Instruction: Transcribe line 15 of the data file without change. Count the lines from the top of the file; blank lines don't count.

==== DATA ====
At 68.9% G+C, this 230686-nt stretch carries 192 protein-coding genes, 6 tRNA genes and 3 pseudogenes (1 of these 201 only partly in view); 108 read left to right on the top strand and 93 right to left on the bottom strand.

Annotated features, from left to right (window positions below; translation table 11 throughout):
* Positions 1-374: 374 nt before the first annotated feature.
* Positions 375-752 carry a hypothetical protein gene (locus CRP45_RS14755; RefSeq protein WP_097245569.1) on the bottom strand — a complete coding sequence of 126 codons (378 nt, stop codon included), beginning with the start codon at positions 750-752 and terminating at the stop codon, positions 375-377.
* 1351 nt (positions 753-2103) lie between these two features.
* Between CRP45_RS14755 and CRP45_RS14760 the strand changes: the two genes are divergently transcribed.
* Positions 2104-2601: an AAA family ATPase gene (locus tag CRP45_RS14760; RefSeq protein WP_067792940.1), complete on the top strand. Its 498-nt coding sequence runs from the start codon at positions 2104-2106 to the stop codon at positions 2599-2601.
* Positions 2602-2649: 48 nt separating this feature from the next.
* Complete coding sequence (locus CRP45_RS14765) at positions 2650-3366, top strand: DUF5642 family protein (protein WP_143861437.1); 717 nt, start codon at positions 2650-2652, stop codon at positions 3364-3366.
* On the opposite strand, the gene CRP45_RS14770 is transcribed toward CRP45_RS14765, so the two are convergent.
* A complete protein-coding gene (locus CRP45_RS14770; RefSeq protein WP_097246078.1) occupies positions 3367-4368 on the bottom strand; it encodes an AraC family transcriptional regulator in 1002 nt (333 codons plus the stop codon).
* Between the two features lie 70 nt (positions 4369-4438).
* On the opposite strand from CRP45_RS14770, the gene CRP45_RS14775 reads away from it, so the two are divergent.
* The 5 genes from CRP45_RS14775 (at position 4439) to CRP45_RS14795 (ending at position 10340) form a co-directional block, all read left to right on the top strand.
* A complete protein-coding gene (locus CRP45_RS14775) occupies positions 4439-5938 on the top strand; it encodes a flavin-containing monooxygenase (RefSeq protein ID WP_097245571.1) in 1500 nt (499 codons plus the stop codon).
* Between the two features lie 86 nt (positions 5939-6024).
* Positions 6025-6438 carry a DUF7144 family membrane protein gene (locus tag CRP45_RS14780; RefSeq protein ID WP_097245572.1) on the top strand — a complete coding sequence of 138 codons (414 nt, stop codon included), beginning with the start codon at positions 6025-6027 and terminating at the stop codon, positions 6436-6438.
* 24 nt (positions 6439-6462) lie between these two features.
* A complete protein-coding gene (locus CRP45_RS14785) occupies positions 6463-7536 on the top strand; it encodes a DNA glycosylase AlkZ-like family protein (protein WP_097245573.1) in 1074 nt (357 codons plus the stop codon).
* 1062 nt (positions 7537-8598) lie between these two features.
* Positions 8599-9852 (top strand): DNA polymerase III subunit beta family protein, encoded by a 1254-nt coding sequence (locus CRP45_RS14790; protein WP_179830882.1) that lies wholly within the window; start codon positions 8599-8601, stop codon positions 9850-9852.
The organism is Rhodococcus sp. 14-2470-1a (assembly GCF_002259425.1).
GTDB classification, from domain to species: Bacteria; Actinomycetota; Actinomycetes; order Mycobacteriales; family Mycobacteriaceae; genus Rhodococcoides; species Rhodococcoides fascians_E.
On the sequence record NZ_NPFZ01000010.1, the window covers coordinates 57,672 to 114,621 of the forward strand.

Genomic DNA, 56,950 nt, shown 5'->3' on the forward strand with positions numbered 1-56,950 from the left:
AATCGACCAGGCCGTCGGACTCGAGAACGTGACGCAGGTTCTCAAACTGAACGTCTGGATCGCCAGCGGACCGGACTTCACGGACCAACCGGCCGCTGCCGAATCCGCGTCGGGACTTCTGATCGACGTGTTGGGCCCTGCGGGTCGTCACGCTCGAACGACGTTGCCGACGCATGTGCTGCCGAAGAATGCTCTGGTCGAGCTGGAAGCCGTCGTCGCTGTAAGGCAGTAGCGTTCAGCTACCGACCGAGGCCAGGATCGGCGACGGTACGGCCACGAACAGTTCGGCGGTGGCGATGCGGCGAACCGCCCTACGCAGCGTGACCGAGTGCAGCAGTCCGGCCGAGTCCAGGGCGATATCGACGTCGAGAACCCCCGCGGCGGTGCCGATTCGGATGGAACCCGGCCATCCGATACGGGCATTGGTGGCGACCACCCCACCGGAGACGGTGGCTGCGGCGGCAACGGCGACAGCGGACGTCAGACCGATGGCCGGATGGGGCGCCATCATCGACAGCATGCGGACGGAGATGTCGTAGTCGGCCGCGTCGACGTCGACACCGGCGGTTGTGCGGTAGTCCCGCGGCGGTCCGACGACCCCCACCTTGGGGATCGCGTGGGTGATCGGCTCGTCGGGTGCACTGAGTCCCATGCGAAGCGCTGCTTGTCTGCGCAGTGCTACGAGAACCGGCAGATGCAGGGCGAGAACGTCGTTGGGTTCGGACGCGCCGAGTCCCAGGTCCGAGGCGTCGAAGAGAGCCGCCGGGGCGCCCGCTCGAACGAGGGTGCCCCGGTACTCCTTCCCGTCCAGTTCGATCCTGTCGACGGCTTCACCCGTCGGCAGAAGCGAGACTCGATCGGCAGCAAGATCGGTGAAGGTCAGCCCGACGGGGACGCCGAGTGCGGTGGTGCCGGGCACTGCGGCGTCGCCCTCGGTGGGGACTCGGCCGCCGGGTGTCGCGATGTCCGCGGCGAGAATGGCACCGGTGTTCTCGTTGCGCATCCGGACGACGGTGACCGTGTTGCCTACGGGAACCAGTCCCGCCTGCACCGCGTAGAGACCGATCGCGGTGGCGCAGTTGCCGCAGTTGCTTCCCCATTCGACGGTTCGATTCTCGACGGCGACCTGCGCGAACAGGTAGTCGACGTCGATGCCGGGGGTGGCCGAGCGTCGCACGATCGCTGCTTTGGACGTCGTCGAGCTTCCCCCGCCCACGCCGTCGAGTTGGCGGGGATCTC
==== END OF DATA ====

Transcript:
* A complete protein-coding gene (locus CRP45_RS14775) occupies positions 4439-5938 on the top strand; it encodes a flavin-containing monooxygenase (RefSeq protein ID WP_097245571.1) in 1500 nt (499 codons plus the stop codon).